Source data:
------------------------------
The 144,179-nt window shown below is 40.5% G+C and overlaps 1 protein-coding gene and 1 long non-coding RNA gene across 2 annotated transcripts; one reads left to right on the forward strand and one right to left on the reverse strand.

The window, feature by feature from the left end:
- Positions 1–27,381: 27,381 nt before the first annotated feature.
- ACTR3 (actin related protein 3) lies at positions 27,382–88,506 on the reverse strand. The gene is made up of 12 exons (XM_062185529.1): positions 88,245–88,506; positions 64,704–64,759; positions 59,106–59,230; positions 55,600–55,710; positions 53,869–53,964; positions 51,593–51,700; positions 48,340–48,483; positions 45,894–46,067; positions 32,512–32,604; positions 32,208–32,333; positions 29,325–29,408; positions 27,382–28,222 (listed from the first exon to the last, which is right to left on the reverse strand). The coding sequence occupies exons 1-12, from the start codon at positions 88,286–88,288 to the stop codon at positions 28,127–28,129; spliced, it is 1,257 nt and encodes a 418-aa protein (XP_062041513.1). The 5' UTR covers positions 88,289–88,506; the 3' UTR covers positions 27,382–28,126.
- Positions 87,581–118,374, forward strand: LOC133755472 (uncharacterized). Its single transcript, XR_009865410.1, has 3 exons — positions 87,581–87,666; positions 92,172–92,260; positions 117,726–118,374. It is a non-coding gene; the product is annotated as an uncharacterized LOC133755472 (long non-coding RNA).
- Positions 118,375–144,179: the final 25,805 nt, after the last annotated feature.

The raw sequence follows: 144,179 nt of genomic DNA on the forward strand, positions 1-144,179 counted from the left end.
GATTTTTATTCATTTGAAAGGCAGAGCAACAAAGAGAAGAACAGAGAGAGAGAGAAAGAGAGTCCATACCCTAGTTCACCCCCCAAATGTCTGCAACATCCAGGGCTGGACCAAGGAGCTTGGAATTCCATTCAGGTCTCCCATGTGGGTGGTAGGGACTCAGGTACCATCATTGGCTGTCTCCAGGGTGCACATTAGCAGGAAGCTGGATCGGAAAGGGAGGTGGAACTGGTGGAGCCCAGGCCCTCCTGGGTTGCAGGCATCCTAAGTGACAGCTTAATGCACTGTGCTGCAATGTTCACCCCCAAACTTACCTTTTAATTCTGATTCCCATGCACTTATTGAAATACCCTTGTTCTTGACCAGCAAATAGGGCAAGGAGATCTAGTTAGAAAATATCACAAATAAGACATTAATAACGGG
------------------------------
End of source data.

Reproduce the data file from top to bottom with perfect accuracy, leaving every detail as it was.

The 144,179-nt window shown below is 40.5% G+C and overlaps 1 protein-coding gene and 1 long non-coding RNA gene across 2 annotated transcripts; one reads left to right on the forward strand and one right to left on the reverse strand.

The window, feature by feature from the left end:
- Positions 1–27,381: 27,381 nt before the first annotated feature.
- ACTR3 (actin related protein 3) lies at positions 27,382–88,506 on the reverse strand. The gene is made up of 12 exons (XM_062185529.1): positions 88,245–88,506; positions 64,704–64,759; positions 59,106–59,230; positions 55,600–55,710; positions 53,869–53,964; positions 51,593–51,700; positions 48,340–48,483; positions 45,894–46,067; positions 32,512–32,604; positions 32,208–32,333; positions 29,325–29,408; positions 27,382–28,222 (listed from the first exon to the last, which is right to left on the reverse strand). The coding sequence occupies exons 1-12, from the start codon at positions 88,286–88,288 to the stop codon at positions 28,127–28,129; spliced, it is 1,257 nt and encodes a 418-aa protein (XP_062041513.1). The 5' UTR covers positions 88,289–88,506; the 3' UTR covers positions 27,382–28,126.
- Positions 87,581–118,374, forward strand: LOC133755472 (uncharacterized). Its single transcript, XR_009865410.1, has 3 exons — positions 87,581–87,666; positions 92,172–92,260; positions 117,726–118,374. It is a non-coding gene; the product is annotated as an uncharacterized LOC133755472 (long non-coding RNA).
- Positions 118,375–144,179: the final 25,805 nt, after the last annotated feature.

The raw sequence follows: 144,179 nt of genomic DNA on the forward strand, positions 1-144,179 counted from the left end.
GATTTTTATTCATTTGAAAGGCAGAGCAACAAAGAGAAGAACAGAGAGAGAGAGAAAGAGAGTCCATACCCTAGTTCACCCCCCAAATGTCTGCAACATCCAGGGCTGGACCAAGGAGCTTGGAATTCCATTCAGGTCTCCCATGTGGGTGGTAGGGACTCAGGTACCATCATTGGCTGTCTCCAGGGTGCACATTAGCAGGAAGCTGGATCGGAAAGGGAGGTGGAACTGGTGGAGCCCAGGCCCTCCTGGGTTGCAGGCATCCTAAGTGACAGCTTAATGCACTGTGCTGCAATGTTCACCCCCAAACTTACCTTTTAATTCTGATTCCCATGCACTTATTGAAATACCCTTGTTCTTGACCAGCAAATAGGGCAAGGAGATCTAGTTAGAAAATATCACAAATAAGACATTAATAACGGG